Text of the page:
In the suburbs of the eastern Chinese city of Hangzhou, people don’t need to get on a plane to see the Eiffel Tower.
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That’s because Paris is right in their neighborhood.
Tianducheng, or “Sky Capital City,” is a real estate development modeled after the city of lights, right down to a version of the Eiffel Tower that is one-third the height of the real one.
“I think [it’s] a little strange,” Rachel Ni, who moved to Tianducheng six years ago, told ABC News’ “Nightline.” “I don’t like it here.”
Unlike the real Paris, laundry hangs in full view everywhere in Tianducheng, even on trees, and the fountains are dry. Many apartments are empty, and few stores are even open for business.
“I live here because it’s cheap. In Hangzhou, this is very, very cheap,” said Ni. “The environment is good, especially for the baby.”
To Ni, her view of the fake Eiffel Tower is embarrassing.
“No people will think it’s cool, no people. And some people, I think, want this removed. It’s fake. It’s not the true [one],” Ni said.
Tianducheng is not the only place in China where architecture has been copied from a different country. Two hours away in the Chinese city of Suzhou, known for its unique architecture and waterways, there are dozens of duplicated bridges, including a version of Paris’ Pont Alexandre III and a mutated clone of London’s famed Tower Bridge, featuring four towers instead of two.
And outside of Beijing, past the Great Wall, there is a version of Jackson Hole, Wyoming, complete with cowboys, a church and Route 66 (which doesn’t actually run through the actual Wyoming).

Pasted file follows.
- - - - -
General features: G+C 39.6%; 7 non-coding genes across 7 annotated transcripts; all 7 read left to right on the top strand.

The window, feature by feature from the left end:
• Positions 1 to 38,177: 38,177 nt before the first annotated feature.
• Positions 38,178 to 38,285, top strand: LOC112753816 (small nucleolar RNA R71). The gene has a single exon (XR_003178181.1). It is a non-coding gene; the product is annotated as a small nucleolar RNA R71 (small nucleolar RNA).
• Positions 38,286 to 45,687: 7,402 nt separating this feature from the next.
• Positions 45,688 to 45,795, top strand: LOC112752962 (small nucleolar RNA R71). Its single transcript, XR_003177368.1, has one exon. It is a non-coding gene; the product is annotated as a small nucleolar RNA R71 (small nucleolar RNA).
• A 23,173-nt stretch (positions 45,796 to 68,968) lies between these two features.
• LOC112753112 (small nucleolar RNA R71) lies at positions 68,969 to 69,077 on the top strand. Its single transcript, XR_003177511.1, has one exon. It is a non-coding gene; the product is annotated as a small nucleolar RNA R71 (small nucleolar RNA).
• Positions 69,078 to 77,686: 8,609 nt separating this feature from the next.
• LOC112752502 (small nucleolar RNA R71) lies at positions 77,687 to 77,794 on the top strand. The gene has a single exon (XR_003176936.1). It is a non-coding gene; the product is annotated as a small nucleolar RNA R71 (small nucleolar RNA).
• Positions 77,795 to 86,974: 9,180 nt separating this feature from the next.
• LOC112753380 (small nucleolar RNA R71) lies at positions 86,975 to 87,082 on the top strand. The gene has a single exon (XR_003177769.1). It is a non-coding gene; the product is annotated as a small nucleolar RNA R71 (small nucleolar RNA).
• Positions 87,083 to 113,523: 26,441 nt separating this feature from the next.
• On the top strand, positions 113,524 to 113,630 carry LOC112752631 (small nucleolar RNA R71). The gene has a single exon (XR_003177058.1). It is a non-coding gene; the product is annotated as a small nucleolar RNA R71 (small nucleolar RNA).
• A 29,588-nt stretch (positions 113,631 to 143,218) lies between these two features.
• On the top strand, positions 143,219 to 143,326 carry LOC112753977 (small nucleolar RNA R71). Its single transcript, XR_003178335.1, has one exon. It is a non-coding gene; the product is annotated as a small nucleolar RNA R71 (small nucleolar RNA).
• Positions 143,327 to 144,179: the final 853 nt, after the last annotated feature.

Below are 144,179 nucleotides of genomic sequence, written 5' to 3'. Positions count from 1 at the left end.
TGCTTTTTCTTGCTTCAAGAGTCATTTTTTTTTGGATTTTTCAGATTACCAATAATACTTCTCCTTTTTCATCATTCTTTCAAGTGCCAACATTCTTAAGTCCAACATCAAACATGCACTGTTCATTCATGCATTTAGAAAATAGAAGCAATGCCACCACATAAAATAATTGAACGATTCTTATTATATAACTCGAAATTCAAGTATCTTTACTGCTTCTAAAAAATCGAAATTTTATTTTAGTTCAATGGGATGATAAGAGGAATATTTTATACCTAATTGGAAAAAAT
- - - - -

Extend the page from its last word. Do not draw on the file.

And China’s Jackson Hole homes have sold well. Realtors showed “Nightline” a home that cost almost $2 million because it’s only about an hour and a half away from the Chinese capital.
One reason for these architectural oddities is that modern China’s concept of history has changed over the years.
When the Chinese economy started to skyrocket in the early 1990s, people wanted a new house to make them feel successful, so they duplicated architecture from other countries. Author Bianca Bosker calls this phenomenon “duplitecture.”
“China’s copycat and ‘duplitecture’ enthusiasts have chosen a very specific range of styles and countries to copy. Among the options, there is no Cleveland town. The cities and landmarks we see copied over and over again in China are those associated with countries and cultures that oftentimes command a lot of influence and often a lot of wealth,” Bosker told “Nightline.” “These ‘duplitecture’ developments have become so embedded in parts of Chinese culture that I was surprised to hear…this idea that the way to live best was to eat Chinese food, drive an American car and live in a British home.”
Not all of these developments, however, are drawing large numbers of residents. And recently, the Chinese government announced that these knock-off cities are “at odds with Socialist core values” and says it wants to rename them.
In the suburbs of Shanghai, there is a place called Thames Town, which is modeled after London. Besides its Tudor architecture, Thames Town has a Harry Potter statue, a Winston Churchill statue, the iconic red phone booths and security guards dressed in British uniforms.
Thames Town was supposed to be busy and filled with residents, but since they never came, it’s now mostly used for wedding photos.
“There is not an endless appetite and insatiable demand for more and more housing, apartments and so forth. In that regard I think these duplitecture developments are part of the wakeup call to the Chinese government that that idea of ‘build it and they will come’ that they have been able to rely on is no longer perhaps going to stay true,” said Bosker.